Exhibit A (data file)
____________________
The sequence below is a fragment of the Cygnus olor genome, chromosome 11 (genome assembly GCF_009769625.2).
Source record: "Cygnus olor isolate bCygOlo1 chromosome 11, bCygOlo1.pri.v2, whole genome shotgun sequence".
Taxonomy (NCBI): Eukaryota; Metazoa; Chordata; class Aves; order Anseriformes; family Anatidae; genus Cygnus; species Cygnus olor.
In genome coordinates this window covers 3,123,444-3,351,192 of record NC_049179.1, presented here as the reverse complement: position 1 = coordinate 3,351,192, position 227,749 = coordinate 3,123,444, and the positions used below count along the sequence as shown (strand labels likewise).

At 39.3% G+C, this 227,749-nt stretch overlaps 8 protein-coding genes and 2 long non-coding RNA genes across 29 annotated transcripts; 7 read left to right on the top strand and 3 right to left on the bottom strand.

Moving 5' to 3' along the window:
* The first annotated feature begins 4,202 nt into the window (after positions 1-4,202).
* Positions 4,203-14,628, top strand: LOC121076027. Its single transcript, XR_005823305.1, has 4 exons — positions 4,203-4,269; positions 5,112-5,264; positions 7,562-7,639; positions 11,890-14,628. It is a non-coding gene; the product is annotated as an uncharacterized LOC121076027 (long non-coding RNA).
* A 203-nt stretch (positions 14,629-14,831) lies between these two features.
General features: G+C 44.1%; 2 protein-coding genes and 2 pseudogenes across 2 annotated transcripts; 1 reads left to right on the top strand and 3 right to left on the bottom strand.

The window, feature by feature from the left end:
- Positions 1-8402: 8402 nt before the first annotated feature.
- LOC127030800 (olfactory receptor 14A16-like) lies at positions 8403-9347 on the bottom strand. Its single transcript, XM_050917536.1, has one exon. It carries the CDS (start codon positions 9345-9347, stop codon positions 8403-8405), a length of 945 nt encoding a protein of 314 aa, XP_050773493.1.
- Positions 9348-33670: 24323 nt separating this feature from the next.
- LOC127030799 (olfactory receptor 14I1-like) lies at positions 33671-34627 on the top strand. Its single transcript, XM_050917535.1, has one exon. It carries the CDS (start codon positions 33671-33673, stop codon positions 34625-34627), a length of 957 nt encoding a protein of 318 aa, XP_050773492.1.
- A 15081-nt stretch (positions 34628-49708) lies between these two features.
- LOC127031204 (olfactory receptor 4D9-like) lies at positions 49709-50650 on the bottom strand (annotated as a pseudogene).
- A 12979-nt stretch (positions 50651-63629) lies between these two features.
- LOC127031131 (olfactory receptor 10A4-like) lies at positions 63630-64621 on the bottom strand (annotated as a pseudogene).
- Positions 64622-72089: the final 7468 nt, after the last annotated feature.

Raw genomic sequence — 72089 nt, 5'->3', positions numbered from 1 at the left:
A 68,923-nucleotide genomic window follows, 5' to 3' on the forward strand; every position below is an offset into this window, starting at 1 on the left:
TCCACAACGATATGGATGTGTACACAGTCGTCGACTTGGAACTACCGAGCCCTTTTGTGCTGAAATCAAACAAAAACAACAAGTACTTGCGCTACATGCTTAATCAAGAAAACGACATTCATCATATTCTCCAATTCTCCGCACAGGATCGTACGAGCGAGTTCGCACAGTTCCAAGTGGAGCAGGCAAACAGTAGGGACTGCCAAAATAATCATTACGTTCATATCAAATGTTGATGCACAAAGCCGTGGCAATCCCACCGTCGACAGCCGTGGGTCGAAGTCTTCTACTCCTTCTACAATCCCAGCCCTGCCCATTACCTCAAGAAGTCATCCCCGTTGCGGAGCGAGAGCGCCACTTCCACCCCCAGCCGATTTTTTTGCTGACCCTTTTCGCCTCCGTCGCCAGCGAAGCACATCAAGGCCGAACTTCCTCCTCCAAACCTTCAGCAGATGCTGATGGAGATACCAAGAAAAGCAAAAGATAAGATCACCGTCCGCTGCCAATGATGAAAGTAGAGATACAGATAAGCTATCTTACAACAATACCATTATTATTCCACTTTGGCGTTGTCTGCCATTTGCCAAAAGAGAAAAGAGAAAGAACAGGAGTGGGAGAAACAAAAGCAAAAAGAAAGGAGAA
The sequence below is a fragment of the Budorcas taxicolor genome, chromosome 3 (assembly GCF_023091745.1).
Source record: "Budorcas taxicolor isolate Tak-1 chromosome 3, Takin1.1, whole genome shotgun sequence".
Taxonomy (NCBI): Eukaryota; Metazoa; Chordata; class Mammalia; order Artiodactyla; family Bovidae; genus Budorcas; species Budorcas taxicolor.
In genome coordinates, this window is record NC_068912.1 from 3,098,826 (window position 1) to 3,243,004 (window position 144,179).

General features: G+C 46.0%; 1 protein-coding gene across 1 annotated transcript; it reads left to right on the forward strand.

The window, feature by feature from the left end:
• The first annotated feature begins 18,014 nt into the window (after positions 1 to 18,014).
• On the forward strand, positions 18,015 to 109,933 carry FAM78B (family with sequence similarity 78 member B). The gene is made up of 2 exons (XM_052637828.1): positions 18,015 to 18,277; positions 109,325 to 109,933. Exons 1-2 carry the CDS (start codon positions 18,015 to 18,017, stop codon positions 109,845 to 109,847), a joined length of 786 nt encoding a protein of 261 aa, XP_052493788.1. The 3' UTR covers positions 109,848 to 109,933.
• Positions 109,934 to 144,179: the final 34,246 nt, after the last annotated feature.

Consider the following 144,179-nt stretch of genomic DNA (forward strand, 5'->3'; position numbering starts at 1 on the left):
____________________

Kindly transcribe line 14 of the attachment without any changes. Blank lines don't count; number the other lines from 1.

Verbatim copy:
- Positions 9348-33670: 24323 nt separating this feature from the next.